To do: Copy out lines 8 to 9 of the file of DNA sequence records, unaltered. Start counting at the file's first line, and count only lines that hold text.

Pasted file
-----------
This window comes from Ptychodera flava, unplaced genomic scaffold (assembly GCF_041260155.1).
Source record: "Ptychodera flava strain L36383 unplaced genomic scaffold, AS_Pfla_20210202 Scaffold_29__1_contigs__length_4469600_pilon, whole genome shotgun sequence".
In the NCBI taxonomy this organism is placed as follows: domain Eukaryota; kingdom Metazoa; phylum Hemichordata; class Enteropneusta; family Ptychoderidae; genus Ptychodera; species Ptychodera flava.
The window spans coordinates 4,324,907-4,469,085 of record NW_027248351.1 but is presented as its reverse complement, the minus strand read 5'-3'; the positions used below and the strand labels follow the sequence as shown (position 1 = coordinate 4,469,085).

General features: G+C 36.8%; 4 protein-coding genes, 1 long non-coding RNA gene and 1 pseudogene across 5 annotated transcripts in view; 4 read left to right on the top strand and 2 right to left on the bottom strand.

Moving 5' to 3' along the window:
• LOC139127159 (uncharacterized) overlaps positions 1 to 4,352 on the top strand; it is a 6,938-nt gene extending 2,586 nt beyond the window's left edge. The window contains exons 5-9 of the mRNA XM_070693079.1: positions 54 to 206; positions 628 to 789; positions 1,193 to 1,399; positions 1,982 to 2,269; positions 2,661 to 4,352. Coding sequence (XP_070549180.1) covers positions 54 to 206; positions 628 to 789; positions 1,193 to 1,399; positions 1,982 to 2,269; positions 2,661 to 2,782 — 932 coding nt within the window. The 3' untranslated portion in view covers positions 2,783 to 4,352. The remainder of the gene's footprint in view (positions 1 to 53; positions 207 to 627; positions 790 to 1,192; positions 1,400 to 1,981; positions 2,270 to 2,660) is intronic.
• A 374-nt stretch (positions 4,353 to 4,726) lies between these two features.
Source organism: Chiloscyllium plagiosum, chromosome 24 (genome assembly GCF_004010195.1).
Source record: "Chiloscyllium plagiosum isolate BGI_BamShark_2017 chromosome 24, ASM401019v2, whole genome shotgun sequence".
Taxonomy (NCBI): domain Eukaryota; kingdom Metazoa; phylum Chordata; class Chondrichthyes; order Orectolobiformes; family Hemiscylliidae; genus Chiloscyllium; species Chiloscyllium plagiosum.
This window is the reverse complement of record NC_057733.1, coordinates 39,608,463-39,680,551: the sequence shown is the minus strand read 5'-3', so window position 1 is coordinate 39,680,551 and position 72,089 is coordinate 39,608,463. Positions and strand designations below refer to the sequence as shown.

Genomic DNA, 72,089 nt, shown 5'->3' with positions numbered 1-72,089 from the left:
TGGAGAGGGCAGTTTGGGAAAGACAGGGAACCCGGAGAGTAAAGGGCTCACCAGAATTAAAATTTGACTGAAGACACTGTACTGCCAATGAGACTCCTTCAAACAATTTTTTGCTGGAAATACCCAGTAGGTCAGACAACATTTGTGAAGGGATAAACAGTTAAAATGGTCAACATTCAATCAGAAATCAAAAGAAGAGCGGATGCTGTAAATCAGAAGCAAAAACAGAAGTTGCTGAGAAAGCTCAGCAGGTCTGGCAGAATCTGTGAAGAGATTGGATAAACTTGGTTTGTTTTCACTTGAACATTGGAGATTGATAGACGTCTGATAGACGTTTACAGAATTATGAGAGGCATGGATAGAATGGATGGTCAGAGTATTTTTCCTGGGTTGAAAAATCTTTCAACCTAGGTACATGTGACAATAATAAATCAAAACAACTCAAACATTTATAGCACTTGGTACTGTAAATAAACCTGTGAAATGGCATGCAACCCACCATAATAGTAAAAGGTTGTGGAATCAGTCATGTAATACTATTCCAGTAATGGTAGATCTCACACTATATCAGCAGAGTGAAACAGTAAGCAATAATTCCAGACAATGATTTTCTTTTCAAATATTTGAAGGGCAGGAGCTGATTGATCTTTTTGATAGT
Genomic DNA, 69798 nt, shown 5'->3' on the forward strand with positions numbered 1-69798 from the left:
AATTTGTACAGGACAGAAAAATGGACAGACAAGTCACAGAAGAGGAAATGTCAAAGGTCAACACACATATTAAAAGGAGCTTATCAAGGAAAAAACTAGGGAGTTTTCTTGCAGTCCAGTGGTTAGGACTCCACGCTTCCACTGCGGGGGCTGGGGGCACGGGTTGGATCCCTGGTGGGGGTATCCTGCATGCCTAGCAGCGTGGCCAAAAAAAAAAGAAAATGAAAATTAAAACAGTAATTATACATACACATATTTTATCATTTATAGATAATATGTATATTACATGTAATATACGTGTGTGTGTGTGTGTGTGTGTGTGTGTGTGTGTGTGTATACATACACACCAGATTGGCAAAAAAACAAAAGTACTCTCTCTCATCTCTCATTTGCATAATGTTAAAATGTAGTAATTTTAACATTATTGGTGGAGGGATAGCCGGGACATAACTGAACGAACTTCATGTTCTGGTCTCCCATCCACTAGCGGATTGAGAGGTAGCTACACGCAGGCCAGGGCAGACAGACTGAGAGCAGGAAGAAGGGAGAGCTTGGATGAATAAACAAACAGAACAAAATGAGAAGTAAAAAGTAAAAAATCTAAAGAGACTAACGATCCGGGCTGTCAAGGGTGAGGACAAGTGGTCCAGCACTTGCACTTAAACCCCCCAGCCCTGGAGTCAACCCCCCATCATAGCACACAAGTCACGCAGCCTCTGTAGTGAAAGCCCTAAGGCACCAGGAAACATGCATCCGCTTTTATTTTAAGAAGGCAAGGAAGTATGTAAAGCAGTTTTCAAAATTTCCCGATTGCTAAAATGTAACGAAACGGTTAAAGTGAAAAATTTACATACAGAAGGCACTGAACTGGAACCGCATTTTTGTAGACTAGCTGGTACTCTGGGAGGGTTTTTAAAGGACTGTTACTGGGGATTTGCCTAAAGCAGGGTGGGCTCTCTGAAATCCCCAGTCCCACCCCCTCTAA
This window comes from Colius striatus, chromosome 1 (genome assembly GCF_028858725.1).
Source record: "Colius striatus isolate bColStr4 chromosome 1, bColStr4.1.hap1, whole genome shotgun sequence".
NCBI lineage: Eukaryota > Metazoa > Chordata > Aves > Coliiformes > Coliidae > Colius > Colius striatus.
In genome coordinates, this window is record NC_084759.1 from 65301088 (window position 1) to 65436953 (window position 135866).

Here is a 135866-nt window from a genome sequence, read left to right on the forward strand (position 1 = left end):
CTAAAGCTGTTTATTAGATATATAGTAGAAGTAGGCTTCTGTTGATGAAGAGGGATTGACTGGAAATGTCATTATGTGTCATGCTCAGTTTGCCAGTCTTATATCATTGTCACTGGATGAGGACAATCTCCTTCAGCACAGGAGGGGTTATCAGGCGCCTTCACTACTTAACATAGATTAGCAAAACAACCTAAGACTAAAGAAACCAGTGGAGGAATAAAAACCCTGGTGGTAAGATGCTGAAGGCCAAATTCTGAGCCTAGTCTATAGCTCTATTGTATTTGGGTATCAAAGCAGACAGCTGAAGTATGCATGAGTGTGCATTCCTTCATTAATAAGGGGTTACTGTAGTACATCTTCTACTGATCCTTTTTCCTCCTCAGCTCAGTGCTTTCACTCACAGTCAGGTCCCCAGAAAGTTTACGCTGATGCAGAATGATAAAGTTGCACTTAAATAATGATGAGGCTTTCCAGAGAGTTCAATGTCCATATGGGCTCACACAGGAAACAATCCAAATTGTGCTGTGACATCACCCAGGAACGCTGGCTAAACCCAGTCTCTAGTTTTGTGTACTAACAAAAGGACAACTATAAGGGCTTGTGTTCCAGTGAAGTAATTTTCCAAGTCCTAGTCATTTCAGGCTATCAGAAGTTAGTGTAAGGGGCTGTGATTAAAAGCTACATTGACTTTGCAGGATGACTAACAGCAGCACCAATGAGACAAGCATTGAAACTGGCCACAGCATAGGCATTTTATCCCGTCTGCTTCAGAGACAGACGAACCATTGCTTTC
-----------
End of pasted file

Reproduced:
• A 374-nt stretch (positions 4,353 to 4,726) lies between these two features.
Source organism: Chiloscyllium plagiosum, chromosome 24 (genome assembly GCF_004010195.1).